Debuts from Australia and South Africa

I love reading books from other cultures and find that not many of them make it in to our shelves in the US. One way I have found to discover new authors from overseas is to follow books that win prizes, the only problem is that there is often a gap between when a book gets published overseas and when it makes it to the US. For example, Nayomi Munaweera’s Island of a Thousand Mirrors was longlisted for the 2012 Man Asian Prize after it was published in South Asia, but didn’t come out in hardback in the US until 2014. And she is an author who even lives in the US!

But e-publishing can shorten a wait for a book. The books I write about today have not yet been published in the US but some you can buy e-versions of via Amazon.

The Stella Prize celebrates women writers in Australia. Last week they announced their shortlist, and three of the six authors are debut writers. Of the three debuts, two are short story collections. Maxine Beneba Clarke wrote Foreign Soil, a collection of stories about people on the margins in the US, the UK and Australia. Ellen van Neerven’s Heat and Light is a collection of literary and speculative short fiction. And Emily Bitto wrote a historical novel set in 1930s Melbourne. The story is about a young girl, Lily, who befriends a girl, Eva, who is brought up by avant garde artists.

And last night, in Nigeria, the second Etisalat Prize for Literature was awarded to Songeziwe Mahlangu, a South African novelist. This is a prize awarded to a debut African author. Mahlangu’s novel Penumbra is the story of a young man living in Cape Town who recently graduated from college, and struggles with mental illness.

I am struck by how diverse all of these debuts are. Of the Australian books, Bitto’s novel sounds like something we would read about in the US market, but the short story collections are less mainstream and not easily summarizable, not a quality found in our market where debuts often need pithy plot lines to get noticed. And Penumbra is described as a difficult book and is less mainstream than last year’s Etisalat winner, NoViolet Bulawayo for We Need New Names. An intriguing collection of books and voices!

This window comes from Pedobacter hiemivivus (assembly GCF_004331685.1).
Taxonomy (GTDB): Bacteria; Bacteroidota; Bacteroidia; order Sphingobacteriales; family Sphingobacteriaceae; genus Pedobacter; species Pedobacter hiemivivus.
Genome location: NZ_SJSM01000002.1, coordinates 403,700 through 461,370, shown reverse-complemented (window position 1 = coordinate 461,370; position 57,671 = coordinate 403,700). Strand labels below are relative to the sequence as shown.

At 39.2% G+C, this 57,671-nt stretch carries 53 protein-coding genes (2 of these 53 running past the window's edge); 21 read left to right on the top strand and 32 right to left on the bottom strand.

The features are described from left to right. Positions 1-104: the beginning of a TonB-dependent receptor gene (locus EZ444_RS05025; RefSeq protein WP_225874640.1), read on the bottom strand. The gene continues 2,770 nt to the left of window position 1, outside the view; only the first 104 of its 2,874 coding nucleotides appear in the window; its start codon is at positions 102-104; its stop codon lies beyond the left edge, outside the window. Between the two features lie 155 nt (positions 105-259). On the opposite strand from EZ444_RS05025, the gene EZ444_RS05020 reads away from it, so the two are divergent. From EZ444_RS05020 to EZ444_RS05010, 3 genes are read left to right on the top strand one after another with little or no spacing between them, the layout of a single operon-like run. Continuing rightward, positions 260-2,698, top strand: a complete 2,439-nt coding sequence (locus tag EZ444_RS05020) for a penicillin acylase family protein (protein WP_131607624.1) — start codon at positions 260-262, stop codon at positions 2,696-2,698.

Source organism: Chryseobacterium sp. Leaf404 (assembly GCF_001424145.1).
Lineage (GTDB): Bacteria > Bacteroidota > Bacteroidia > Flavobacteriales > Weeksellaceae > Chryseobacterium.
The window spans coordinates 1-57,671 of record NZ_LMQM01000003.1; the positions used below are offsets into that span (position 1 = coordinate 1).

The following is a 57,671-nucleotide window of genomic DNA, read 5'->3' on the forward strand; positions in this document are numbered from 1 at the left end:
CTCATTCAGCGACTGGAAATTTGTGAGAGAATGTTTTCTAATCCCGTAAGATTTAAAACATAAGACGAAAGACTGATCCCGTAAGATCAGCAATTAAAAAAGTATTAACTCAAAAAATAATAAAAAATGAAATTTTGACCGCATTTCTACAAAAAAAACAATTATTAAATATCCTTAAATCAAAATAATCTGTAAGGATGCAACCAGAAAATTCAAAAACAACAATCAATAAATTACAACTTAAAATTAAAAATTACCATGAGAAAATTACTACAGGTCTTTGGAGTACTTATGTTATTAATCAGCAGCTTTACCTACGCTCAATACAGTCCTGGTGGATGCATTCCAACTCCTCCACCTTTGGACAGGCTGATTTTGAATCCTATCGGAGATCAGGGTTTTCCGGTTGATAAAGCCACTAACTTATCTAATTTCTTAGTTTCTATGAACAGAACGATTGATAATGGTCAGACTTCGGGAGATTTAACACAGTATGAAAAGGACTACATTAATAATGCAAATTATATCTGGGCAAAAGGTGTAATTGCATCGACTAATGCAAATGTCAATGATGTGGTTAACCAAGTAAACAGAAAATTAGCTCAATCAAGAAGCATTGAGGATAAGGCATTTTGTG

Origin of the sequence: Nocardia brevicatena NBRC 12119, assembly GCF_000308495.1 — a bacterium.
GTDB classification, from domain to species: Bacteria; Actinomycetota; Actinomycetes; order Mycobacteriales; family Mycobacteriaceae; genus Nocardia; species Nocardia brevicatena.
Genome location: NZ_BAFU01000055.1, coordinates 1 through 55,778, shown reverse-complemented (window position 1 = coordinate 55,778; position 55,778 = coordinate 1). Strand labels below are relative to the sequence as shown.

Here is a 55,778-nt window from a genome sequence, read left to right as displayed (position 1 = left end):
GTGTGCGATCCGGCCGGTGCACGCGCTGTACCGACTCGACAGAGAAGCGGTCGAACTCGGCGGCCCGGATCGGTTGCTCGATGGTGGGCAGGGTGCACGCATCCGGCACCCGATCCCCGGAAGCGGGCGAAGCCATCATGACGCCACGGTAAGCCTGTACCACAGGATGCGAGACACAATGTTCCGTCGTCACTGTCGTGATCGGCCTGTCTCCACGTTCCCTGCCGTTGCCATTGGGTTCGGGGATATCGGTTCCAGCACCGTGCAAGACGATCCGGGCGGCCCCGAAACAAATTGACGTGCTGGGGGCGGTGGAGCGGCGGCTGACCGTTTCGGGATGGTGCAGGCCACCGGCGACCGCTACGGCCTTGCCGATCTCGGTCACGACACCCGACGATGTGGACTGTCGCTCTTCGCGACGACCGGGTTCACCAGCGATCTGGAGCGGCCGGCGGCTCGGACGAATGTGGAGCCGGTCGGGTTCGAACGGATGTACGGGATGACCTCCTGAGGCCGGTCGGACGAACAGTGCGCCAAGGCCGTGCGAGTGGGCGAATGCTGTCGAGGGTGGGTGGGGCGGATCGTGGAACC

Next up, I review Etta and Otto and Russell and James, by Emma Hooper—a quirky novel about an 83-year old woman’s journey to the sea.

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5 Comments

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5 responses to “Debuts from Australia and South Africa

  1. The only thing I’ve read from Australia was that author who wrote the Bone People. At least, that is, I started it. I couldn’t really get into it. There are a number of authors I didn’t even realize were Australian including Thomas Keneally. I liked Janet Frame (NZ). Sort of like Flannery O Connor. African authors the best I read so far (and I haven’t read many) were Achebe and also Coetzee.

  2. Have you read Janet Frame and JM Coetzee (Waiting for the Barbarians)?

    • Thanks for your comment @kinneret. Janet Frame is an author I feel I should have read, but haven’t. I have much enjoyed all of Coetzee’s books. I feel like books from both of these places are slow to reach us.

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